Wednesday, February 23, 2011

Improvising on Drucker: Measure What Matters

Peter Drucker famously gave us the quote, “what gets measured, gets managed”. That is precisely why companies must carefully plan what they measure. Measure the wrong thing and you will soon have a company with poor performance but very successful individuals performing their best.

Michael Hammer’s (co-author of Reengineering the Corporation) new book, “Faster, Cheaper, Better” now officially lists the seven sins of (performance) measurement. This book is really about lists – there are 9 levers for changing how work gets done, there are 7 principles of process design, there are 5 key values for a process culture, and so on. There is all kinds of advice – some practical, some philosophical, but I liked the following list of seven sins of measurement the best. Here is a quick summary, but you can read a more comprehensive report in this article from Strategy+Business magazine.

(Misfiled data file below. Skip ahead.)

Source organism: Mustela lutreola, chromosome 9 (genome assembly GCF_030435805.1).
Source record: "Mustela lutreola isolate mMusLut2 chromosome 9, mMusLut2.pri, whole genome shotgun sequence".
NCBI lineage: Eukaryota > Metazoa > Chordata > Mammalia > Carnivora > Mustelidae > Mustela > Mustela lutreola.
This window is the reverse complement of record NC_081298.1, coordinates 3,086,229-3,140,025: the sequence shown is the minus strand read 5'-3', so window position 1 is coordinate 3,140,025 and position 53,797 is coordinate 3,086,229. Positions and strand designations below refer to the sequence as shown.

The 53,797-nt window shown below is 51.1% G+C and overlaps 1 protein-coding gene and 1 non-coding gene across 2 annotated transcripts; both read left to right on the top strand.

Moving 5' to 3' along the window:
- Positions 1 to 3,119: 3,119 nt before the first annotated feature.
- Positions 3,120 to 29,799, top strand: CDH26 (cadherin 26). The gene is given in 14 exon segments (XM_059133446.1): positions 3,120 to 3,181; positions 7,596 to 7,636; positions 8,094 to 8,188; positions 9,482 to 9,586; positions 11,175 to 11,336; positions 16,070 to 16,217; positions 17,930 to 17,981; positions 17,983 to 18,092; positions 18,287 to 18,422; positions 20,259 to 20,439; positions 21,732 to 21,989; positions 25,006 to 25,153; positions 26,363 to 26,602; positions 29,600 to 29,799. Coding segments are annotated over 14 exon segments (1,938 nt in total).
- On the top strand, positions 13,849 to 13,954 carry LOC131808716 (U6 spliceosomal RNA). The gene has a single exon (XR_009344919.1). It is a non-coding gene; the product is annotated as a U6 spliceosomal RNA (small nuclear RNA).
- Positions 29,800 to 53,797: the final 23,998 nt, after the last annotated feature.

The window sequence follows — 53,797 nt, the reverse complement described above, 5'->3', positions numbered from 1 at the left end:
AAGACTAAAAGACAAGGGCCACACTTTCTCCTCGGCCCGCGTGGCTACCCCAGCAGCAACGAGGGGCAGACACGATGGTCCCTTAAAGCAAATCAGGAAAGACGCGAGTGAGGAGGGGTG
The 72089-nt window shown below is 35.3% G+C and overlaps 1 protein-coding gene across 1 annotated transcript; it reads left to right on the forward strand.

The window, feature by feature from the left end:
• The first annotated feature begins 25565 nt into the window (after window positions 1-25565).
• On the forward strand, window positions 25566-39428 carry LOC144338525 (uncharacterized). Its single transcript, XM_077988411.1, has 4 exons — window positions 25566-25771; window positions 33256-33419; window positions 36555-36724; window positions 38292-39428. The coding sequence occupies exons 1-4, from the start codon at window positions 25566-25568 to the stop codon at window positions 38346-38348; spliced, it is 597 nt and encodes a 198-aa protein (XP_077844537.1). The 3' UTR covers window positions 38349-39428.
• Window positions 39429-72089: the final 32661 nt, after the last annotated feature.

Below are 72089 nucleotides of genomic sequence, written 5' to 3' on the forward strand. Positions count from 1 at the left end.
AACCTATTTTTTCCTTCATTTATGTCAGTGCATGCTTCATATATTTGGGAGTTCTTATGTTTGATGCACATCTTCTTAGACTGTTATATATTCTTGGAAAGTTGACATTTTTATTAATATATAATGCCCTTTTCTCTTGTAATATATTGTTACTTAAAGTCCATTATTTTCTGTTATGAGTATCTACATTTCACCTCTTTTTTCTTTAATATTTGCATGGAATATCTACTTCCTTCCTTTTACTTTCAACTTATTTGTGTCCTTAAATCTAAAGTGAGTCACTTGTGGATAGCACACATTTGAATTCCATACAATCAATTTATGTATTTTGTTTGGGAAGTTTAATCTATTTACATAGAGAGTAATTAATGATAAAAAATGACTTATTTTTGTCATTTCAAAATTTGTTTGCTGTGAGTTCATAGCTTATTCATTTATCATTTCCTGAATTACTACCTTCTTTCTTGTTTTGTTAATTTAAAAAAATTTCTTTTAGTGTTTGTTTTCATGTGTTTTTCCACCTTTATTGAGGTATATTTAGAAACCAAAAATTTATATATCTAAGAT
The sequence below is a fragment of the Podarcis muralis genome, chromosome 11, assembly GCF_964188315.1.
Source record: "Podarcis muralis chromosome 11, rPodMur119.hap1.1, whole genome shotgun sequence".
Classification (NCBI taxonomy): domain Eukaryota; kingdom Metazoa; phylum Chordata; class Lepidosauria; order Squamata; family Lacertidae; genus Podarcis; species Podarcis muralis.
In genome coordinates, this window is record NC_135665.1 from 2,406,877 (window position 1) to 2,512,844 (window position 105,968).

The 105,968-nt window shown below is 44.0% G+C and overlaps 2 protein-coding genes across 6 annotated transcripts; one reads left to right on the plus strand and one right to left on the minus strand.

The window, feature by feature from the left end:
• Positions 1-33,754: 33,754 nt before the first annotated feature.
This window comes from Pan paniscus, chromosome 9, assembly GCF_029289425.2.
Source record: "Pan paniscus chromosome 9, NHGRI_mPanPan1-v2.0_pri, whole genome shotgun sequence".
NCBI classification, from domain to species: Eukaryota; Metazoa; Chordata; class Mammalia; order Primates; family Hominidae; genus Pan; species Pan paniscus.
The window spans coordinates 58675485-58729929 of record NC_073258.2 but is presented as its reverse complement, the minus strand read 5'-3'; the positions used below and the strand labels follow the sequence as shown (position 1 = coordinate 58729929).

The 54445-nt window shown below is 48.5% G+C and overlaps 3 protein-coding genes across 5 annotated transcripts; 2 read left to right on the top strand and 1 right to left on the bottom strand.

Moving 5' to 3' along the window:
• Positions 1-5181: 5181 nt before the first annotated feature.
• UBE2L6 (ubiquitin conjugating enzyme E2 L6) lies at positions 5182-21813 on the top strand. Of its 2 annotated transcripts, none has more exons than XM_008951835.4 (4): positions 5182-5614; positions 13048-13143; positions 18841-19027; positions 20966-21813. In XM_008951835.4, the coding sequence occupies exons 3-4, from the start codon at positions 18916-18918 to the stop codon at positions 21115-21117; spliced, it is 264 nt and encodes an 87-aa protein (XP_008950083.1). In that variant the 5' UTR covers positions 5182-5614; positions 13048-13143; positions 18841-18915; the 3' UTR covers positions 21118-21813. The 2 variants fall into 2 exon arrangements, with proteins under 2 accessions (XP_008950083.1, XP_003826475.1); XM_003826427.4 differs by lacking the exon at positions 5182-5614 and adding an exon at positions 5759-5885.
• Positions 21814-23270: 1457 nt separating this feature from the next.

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  1. Vanity. Don’t measure what you know will make you look good and that has no other relevance to the business.
  2. Provincialism. Don’t measure the departmental efficiency, measure the efficiency of the whole business. Optimize, don’t sub-optimize!
  3. Narcissism. Measure from the customer’s point of view, not from your own!
  4. Laziness. Don’t assume you know what should ne measured, establish what is truly relevant and then measure it, not what is easy or what has always been measured. (Of course, that means you must first analyze your business to establish what is relevant).
  5. Pettiness. Don’t measure the parts, measure the efficiency of the whole – as in measure how effective the end-to-end process is, rather than measuring how effective individual parts of a process are.  
  6. Inanity. Measure what matters because metrics drive behavior. (This seems to me similar to the one above under Laziness).
  7. Frivolity. Take it seriously, if you don’t like what the numbers tell, find out why rather than ridiculing or questioning the exercise.

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© Vivek Sehgal, 2011, All Rights Reserved.

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